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Movie review: 'The Mechanic'

Jason Statham takes over the Charles Bronson role in this remake, a brutal splatter-fest that is worse than the 1972 original.

January 28, 2011|By Michael Phillips, Tribune Newspapers critic

The cheap, cruddy remake of the 1972 Charles Bronson vehicle "The Mechanic" has been rejiggered for Jason Statham with 10 times the brutality.

"Every man has his jelly spot," Bronson told Jan-Michael Vincent in the original, in and among the copious philosophizing absent from the new version. Here the jelly spots are the skulls that go splooey each time we're treated to an Xbox-inspired M-rated kill shot.

Let's not denigrate the term "action film" by applying it to the remake signed by director Simon West ("Con Air," "The General's Daughter"). This is a violence film, not an action film. Statham, scowling so that his eyes seem to be receding into his sockets, plays the cultured, sophisticated man-about-town who makes a fine living assassinating various anonymous subhumans for his powerful employer.

When head honcho (Tony Goldwyn, the only one worth watching in a strikingly weak supporting cast) assigns Statham's Arthur to eliminate his own boss (Donald Sutherland), our man develops a moral twinge. But he does what he must, and then, guiltily, takes on the dead man's wastrel son (Ben Foster, in the Vincent role) as a protégé.

The grungy distinction of the old Michael Winner-directed "Mechanic" came in its cat-and-mouse games. Once the newbie assassin learns who killed his father, the question becomes: Who will off whom, and how? However minor, the Bronson movie had its bizarre soul-searching streak, as well as the sight of Bronson and Vincent running around with guns, their copious Nixon-era hair flopping in the breeze. Statham, not so much.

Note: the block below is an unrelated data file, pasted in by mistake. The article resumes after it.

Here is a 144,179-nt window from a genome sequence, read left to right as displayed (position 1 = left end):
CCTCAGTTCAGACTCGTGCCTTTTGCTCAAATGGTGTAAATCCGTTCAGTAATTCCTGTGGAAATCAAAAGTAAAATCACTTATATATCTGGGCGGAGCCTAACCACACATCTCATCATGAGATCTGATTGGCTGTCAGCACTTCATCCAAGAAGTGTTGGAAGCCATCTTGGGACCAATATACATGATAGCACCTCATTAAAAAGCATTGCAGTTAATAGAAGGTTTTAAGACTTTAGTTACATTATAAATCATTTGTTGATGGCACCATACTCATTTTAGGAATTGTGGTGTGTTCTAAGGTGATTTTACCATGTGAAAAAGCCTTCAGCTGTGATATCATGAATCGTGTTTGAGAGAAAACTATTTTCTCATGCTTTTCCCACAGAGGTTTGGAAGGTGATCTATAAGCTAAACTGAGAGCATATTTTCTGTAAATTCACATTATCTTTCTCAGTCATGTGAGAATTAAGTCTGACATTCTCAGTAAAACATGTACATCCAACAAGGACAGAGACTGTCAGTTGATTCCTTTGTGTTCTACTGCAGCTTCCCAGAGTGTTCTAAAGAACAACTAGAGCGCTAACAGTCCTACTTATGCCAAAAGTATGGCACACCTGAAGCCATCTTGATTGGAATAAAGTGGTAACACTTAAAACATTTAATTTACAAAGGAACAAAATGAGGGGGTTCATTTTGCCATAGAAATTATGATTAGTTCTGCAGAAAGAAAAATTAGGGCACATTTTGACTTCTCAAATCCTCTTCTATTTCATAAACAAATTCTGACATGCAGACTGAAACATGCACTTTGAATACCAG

What's remarkable about the remake is its nastiness. Set in New Orleans, here photographed to look like the dullest city on Earth, "The Mechanic" turns Foster's character into a man who enjoys the slaughter. The enjoyment is not infectious.

"I've always had this anger inside me," he seethes at one point, a few reels after nearly kicking an African American carjacker to death and then killing a homosexual lout targeted by the Company.

The filmmakers want it both ways with this man: comic relief (Isn't it funny to see him with his little Chihuahua?) and stone-cold freak, though admirably emotion-free when it comes to piling up bodies. Pile up they do.

Statham's a solid mass on which to build a revenge thriller, and he did well by another remake, "The Italian Job." That, at least, was a remake worth the remaking. But only Foster's itchy creativity as an actor keeps "The Mechanic" from stinking through and through.

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